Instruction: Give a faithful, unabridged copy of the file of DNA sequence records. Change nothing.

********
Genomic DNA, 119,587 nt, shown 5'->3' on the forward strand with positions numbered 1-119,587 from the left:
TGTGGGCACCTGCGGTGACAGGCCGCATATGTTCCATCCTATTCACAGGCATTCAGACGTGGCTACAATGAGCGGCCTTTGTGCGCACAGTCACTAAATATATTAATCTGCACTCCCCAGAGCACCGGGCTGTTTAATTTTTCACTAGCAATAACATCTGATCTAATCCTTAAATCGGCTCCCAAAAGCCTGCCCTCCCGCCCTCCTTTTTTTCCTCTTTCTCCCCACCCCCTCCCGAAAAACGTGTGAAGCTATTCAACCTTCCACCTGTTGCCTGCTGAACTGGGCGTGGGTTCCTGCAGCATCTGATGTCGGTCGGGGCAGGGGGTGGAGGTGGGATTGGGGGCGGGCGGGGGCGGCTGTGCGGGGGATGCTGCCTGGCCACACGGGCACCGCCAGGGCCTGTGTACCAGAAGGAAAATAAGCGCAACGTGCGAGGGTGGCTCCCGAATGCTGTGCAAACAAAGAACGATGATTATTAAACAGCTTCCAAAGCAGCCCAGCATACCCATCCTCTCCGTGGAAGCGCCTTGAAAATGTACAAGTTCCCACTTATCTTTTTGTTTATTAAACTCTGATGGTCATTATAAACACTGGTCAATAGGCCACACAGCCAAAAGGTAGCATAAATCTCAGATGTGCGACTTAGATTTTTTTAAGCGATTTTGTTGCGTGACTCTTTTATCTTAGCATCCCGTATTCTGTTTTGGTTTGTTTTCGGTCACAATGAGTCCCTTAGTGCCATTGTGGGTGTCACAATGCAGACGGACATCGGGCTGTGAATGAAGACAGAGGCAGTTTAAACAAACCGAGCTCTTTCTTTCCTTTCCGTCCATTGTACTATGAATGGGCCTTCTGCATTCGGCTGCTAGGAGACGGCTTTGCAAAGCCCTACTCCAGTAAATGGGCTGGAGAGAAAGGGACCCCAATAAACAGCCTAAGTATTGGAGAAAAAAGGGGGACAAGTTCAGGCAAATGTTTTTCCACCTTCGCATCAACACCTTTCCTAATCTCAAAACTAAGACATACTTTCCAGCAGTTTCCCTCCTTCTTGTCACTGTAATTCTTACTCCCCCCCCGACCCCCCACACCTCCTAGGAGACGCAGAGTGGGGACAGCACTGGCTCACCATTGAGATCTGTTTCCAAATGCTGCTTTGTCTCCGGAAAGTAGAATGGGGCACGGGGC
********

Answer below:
Genomic DNA, 119,587 nt, shown 5'->3' on the forward strand with positions numbered 1-119,587 from the left:
TGTGGGCACCTGCGGTGACAGGCCGCATATGTTCCATCCTATTCACAGGCATTCAGACGTGGCTACAATGAGCGGCCTTTGTGCGCACAGTCACTAAATATATTAATCTGCACTCCCCAGAGCACCGGGCTGTTTAATTTTTCACTAGCAATAACATCTGATCTAATCCTTAAATCGGCTCCCAAAAGCCTGCCCTCCCGCCCTCCTTTTTTTCCTCTTTCTCCCCACCCCCTCCCGAAAAACGTGTGAAGCTATTCAACCTTCCACCTGTTGCCTGCTGAACTGGGCGTGGGTTCCTGCAGCATCTGATGTCGGTCGGGGCAGGGGGTGGAGGTGGGATTGGGGGCGGGCGGGGGCGGCTGTGCGGGGGATGCTGCCTGGCCACACGGGCACCGCCAGGGCCTGTGTACCAGAAGGAAAATAAGCGCAACGTGCGAGGGTGGCTCCCGAATGCTGTGCAAACAAAGAACGATGATTATTAAACAGCTTCCAAAGCAGCCCAGCATACCCATCCTCTCCGTGGAAGCGCCTTGAAAATGTACAAGTTCCCACTTATCTTTTTGTTTATTAAACTCTGATGGTCATTATAAACACTGGTCAATAGGCCACACAGCCAAAAGGTAGCATAAATCTCAGATGTGCGACTTAGATTTTTTTAAGCGATTTTGTTGCGTGACTCTTTTATCTTAGCATCCCGTATTCTGTTTTGGTTTGTTTTCGGTCACAATGAGTCCCTTAGTGCCATTGTGGGTGTCACAATGCAGACGGACATCGGGCTGTGAATGAAGACAGAGGCAGTTTAAACAAACCGAGCTCTTTCTTTCCTTTCCGTCCATTGTACTATGAATGGGCCTTCTGCATTCGGCTGCTAGGAGACGGCTTTGCAAAGCCCTACTCCAGTAAATGGGCTGGAGAGAAAGGGACCCCAATAAACAGCCTAAGTATTGGAGAAAAAAGGGGGACAAGTTCAGGCAAATGTTTTTCCACCTTCGCATCAACACCTTTCCTAATCTCAAAACTAAGACATACTTTCCAGCAGTTTCCCTCCTTCTTGTCACTGTAATTCTTACTCCCCCCCCGACCCCCCACACCTCCTAGGAGACGCAGAGTGGGGACAGCACTGGCTCACCATTGAGATCTGTTTCCAAATGCTGCTTTGTCTCCGGAAAGTAGAATGGGGCACGGGGC